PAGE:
We should not be giving aid to countries who spend more than 0.5% GDP on their military.

        I dont mind us having a commitment to foreign aid, I strongly object to how we spend it, for what seems like very little actual good for either the recipient or the UK (Pakistan is a good example of how wrong all this is).

  1. Well Prime Minister in order to do that you need to spend more of defence of the country than spending more on countries which hate us.

  2. There will be NO increase from the current 2.2% GDP spent on defence and that fact was confirmed yesterday during a radio programme I was listening to. The UK although spending 2.2% actually spends a considerable amount less of that figure on the armed forces than other European countries with the rest made up by civil service pensions etc etc. The spending raised now will be spent on the NHS and I am sorry to say that taxes will be going up. Again, this country has to face reality. We can no longer afford to be a first rate power. Brexit is hitting all of us hard and is going to cost billions. The news today from Airbus is shocking and those of us dependent on sub contracts will be hard hit.

    • Quite frankly TH, It’s sickening.

      This current Prime Minister and Chancellor need to go and go quickly.
      A house of commons with absolutely no common sense when it comes to the security of this country, or its workforce, hoping that our allies in Europe will stand by us after Brexit lol.

      How much more evidence do they actually need?

      Hold onto every penny we have, spend it on the Military and supporting infrastructure and then see how quickly they want to distance themselves from having the UK as a trading partner and an ally given the current threat levels from Russia amongst others.

      Time to play hardball not softball, just like Trump!

      It’s definitely time for a change at the very top.

        • I very much hope so David.

          With France and Germany looking to exclude us from building the next 6th gen fighter, further exclusion from the Galileo project as you quite rightly say and now Airbus threatening to cut jobs here in the UK, I would hope it serves as a wake up call not only in parliament, but in the house of lords as well.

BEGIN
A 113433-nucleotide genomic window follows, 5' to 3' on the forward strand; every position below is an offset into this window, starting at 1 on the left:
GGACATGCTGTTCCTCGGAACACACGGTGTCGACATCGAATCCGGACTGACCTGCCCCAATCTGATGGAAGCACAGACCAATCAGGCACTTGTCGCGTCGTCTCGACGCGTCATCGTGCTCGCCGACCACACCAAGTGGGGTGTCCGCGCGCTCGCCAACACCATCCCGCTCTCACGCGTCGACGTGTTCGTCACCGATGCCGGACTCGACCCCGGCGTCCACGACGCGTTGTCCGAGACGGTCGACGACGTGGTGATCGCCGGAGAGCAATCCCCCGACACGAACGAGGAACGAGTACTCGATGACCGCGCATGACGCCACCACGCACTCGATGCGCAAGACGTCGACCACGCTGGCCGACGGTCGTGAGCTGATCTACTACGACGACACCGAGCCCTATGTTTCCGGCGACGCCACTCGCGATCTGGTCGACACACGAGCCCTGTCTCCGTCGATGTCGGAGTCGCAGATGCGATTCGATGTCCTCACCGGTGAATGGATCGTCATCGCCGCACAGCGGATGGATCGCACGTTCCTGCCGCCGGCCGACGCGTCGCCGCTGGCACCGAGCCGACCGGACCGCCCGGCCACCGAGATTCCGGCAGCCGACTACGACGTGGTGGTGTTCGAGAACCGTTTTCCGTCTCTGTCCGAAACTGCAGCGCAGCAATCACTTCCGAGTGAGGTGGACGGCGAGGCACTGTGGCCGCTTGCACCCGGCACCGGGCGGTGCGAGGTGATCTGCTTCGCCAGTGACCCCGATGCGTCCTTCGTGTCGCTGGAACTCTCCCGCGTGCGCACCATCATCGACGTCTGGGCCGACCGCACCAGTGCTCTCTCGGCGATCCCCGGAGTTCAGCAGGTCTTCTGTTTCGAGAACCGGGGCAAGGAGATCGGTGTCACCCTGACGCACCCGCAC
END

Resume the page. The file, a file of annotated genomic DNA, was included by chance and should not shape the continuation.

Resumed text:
God knows nobody needs a wakeup call more than them!!!

          • It would take Airbus at least 2 years to move production away from the UK. If the cost is going to be 1 bill a week in losses/extra cost to Airbus (which the UK Govt has ZERO investment in or BAe who sold that pup off years ago…) that is going to hit the EU Governments who are state investors on the continent a lot harder than the UK PLC.
            52 Bil a year extra costs for 2 years?
            That makes the 40Bil Brexit settlement and the loss of 1.5 Bil on Galileo seem a bit of a bargain.
            Airbus would be out of business and the loss to the EU would be a lot bigger than the UK.
            14 K jobs in the UK compared to the 130k jobs Europe wide is the main reason this is being flagged up. For once Europe has a lot more to lose than the UK in both jobs and actual financial losses.
            The UK should use this to “Squeeze them (the EU) till the pips squeak” as it was so eloquently put by Sir Eric Geddes and latterly by Dennis Healey

            As to a FRA/GER 6th gen fighter…I wont hold my breath…the US/UK/everyone else will be on Gen 7 by the time they get that in the air.
            Anyway Airbus will be out of business before that …see above!

        • Given that Galileo is an EU project you have to be an EU member to take part in, and we are voluntarily leaving the EU, I don’t see why it’s hard to understand their objection? The UK is the one asking to change the relationship.

          • (Chris H) Jordan – Just one fault line in that idea. The UK has all the key satellite, guidance / operation and encryption technology. We are a major contributor and funder of this EU project. And they are saying we ‘can’t be trusted’? No worries. Let them pay us our £1 Bn investment back and we will build our own system. And even launch it from the UK as well (work already in hand).

            Do not doubt the capabilities this country has and can develop. The EU needed OUR technology. We need nothing from them. And if we chose we could scramble the encryption so they couldn’t use it after we leave ….

            Now the political stupidity in Westminster is ended we now need to go to the Eu and say ‘deal or no Deal. NOW’. We will be the only non-EU country totally aligned in statute, regulation, approvals and standards to the EU. There is no rational let alone trade reason to not arrange a Free Trade Deal. Indeed you have to find reasons to NOT do such a deal. But the EU are working hard to find or create reasons not to. Because we need to be taught a lesson.